Despite occupying 70 percent of the Earth’s surface and housing nine out of ten living beings, the sea remains the great unknown of our planet. The army of buoys, beacons, radars and satellites that we have deployed only allows us to see the skin of the ocean, the first ten meters of depth, explains oceanographer Carlos Duarte.
To know what happens in the deep sea it is necessary to make expeditions with oceanographic vessels or use autonomous underwater vehicles. Both possibilities are very expensive and limited to very specific areas of the ocean.
For that reason, for some time now, researchers have been looking for ways to explore the oceans and see what happens under the surface of the sea, as every day the sea creatures that go through it do. And they use marine animals to which they attach sensors to know their behaviour and the environment in which they live. However, this technique encounters several problems, one is the weight and price of the sensors and the other the transmission of data in animals that do not rise to breathe to the surface.
Now an international team of researchers, led by Duarte, director of the Red Sea Research Center, belonging to the King Abdullah University of Science and Technology (Saudi Arabia), has designed a new generation of revolutionary sensors , which are millimeter, painless to the carrier, biodegradable, cheap and able to take the data, analyze it and transmit the results in real time.
“Our intention is to achieve a revolution in the sea, similar to the one that supposed the passage of the telephone to the smartphone”, explains Duarte, who a few weeks ago was at the Oceanogràfic of Valencia testing these sensors in controlled conditions in turtles, sharks, dolphins, lobsters and other crustaceans and molluscs .
The idea is that these sensors, whose size have been reduced up to 100,000 times to get the thickness of a plaster or even the head of a pin, are coupled to the body of the animal and are able to transmit data by Bluetooth or transmission optics to mini-antennas that would be released massively in the ocean , because they can be printed and are biodegradable. When a marked animal comes into proximity with one of these antennas (which will be protected in cubes 2 centimetres high by 1 centimetre wide) it transfers all the collected data, explains Rory Wilson, a marine biologist at the University of Swansea (United Kingdom). Kingdom), who leads this project with Carlos Duarte.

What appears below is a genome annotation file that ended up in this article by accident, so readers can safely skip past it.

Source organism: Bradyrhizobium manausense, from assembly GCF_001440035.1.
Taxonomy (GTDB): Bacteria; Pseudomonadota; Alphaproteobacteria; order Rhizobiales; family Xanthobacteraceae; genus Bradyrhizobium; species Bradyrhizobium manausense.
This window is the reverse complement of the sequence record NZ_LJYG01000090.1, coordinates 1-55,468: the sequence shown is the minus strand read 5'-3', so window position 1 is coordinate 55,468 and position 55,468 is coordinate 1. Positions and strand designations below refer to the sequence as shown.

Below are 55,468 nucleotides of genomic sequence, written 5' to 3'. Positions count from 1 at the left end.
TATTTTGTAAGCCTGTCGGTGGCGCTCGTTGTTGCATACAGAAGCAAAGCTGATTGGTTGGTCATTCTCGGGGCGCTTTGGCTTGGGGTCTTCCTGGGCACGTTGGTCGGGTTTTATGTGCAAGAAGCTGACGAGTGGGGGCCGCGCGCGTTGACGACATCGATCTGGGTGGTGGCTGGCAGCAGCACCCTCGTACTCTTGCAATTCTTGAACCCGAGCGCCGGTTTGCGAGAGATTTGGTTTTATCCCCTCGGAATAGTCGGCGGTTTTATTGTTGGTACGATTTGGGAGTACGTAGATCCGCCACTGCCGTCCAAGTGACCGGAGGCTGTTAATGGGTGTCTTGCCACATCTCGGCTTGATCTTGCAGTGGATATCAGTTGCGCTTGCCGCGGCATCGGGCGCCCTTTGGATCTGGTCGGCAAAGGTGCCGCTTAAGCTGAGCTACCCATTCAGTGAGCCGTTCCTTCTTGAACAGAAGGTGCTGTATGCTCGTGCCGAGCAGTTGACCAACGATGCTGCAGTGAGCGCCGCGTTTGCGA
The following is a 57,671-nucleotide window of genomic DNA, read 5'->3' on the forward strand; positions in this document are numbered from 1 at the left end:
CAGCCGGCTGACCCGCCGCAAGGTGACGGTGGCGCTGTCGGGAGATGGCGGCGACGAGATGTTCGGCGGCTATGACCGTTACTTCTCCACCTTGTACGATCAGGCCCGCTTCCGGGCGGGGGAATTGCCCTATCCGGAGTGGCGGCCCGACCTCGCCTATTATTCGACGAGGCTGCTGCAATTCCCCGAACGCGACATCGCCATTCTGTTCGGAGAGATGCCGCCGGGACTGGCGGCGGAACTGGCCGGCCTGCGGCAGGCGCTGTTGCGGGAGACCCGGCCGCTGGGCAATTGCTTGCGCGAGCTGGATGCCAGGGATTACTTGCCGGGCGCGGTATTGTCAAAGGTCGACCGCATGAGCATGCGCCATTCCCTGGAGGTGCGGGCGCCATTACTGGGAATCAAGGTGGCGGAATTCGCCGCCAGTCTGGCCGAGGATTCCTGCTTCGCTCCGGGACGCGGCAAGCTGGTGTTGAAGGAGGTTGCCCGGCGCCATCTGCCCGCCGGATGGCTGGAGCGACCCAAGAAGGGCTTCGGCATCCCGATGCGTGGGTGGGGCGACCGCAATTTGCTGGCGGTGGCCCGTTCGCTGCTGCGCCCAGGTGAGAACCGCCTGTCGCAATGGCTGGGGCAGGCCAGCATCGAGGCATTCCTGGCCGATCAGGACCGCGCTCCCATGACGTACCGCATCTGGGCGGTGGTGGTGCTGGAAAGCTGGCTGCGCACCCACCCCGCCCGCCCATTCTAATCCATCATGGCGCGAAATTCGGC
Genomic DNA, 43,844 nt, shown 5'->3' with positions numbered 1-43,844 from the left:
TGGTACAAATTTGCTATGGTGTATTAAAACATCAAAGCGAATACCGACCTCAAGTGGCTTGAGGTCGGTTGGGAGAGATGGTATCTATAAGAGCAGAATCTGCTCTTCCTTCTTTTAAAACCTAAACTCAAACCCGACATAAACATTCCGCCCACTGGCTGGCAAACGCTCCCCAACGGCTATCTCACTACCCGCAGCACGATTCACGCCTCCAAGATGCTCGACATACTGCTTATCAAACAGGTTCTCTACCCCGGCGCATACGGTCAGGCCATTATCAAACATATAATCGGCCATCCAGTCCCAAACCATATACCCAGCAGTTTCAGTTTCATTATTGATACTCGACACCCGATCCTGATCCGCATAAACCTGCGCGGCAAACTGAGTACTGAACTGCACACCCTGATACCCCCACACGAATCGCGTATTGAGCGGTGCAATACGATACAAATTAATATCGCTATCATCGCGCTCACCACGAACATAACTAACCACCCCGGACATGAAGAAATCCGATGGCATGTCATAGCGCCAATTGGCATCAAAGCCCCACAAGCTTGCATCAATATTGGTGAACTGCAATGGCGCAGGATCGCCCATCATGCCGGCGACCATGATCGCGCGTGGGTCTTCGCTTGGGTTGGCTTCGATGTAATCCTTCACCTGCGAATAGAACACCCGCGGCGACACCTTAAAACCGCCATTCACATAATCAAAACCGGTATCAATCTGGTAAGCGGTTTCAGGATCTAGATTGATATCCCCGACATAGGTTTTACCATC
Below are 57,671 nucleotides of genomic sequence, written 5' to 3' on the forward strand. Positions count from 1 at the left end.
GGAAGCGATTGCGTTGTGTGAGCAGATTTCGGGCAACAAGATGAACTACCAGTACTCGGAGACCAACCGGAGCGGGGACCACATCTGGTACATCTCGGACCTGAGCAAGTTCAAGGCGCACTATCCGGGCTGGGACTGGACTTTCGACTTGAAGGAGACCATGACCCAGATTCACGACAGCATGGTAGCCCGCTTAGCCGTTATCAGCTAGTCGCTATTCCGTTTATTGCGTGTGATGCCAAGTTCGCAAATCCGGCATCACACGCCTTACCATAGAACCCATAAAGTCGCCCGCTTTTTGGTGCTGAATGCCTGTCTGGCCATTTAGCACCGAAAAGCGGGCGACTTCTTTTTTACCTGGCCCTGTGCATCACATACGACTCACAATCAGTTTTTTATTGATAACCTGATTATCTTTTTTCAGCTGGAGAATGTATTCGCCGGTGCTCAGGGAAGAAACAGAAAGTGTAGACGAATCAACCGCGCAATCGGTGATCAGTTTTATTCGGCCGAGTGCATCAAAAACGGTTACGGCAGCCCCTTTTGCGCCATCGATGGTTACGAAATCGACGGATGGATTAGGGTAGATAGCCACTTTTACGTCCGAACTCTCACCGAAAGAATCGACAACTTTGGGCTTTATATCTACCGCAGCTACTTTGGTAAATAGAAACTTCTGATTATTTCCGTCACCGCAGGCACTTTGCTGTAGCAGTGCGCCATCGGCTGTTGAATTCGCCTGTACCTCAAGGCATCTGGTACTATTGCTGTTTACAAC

When it comes to animals that do not come to the surface to breathe -such as squids and fish, for example- it can be equipped with antennas to the submarine autonomous vehicles that already exist, and that move vertically between 200 and 2,000 meters, so that transfer the information collected by the sensors. Other resident animals – such as adult whale sharks in the Arabian Gulf that drop to 1,000 meters in depth – can also be used as a data receiving station, which they will then transmit when they rise to the surface.
And it is that the animals could transmit to each other the collected data. Not in vain, the University of Science and Technology Rey Abdalá where Duarte works has now the world recórd of submarine data transmission, an achievement that was published last year in «Nature Photonics», where «with optical data transmission techniques, we get the equivalent of downloading a movie in 2 seconds at 20 meters distance under the water, “says Duarte.
At a later stage, the oceanographer explains, “we will fly drones over the field of antennas that will receive the data from the sensors, so we may not need any type of satellite and the cost of acquiring data will be very low”. Right now, the cost of a contract with the Argos satellite system to transmit data in a small project with one or two animals can be about 10,000 euros, “which makes it impossible to have a synoptic picture of the ocean,” says Duarte.
Impact of seismic surveys
The 18 types of sensors that have been developed measure at least the temperature of the water, salinity, pressure, and have a built-in gyroscope and an accelerometer, to know in detail the movements of the animal. In addition, there are hydrogel ones, which are loaded with nanoparticles with a compound that reacts to levels of some hormones that indicate the reproductive status of the animal or the level of stress, for example. The latter will allow us to know the impact that seismic surveys have on the location of hydrocarbons in animals or how they are affected by the increasingly frequent heat waves in the oceans, says Duarte.
In addition, work is being carried out on pH and carbon dioxide sensors, to evaluate changes in the oceans in key parameters that are being affected by the climate system and CO2 emissions, and later they could also measure pollutants.
The next step will be to implement with these sensors a coral reef in the Red Sea, which will be the first test in free animals and in open waters. They hope to do so in the coming months, and next year they hope to deploy the project in open waters in Australia.
Source: ABC Natural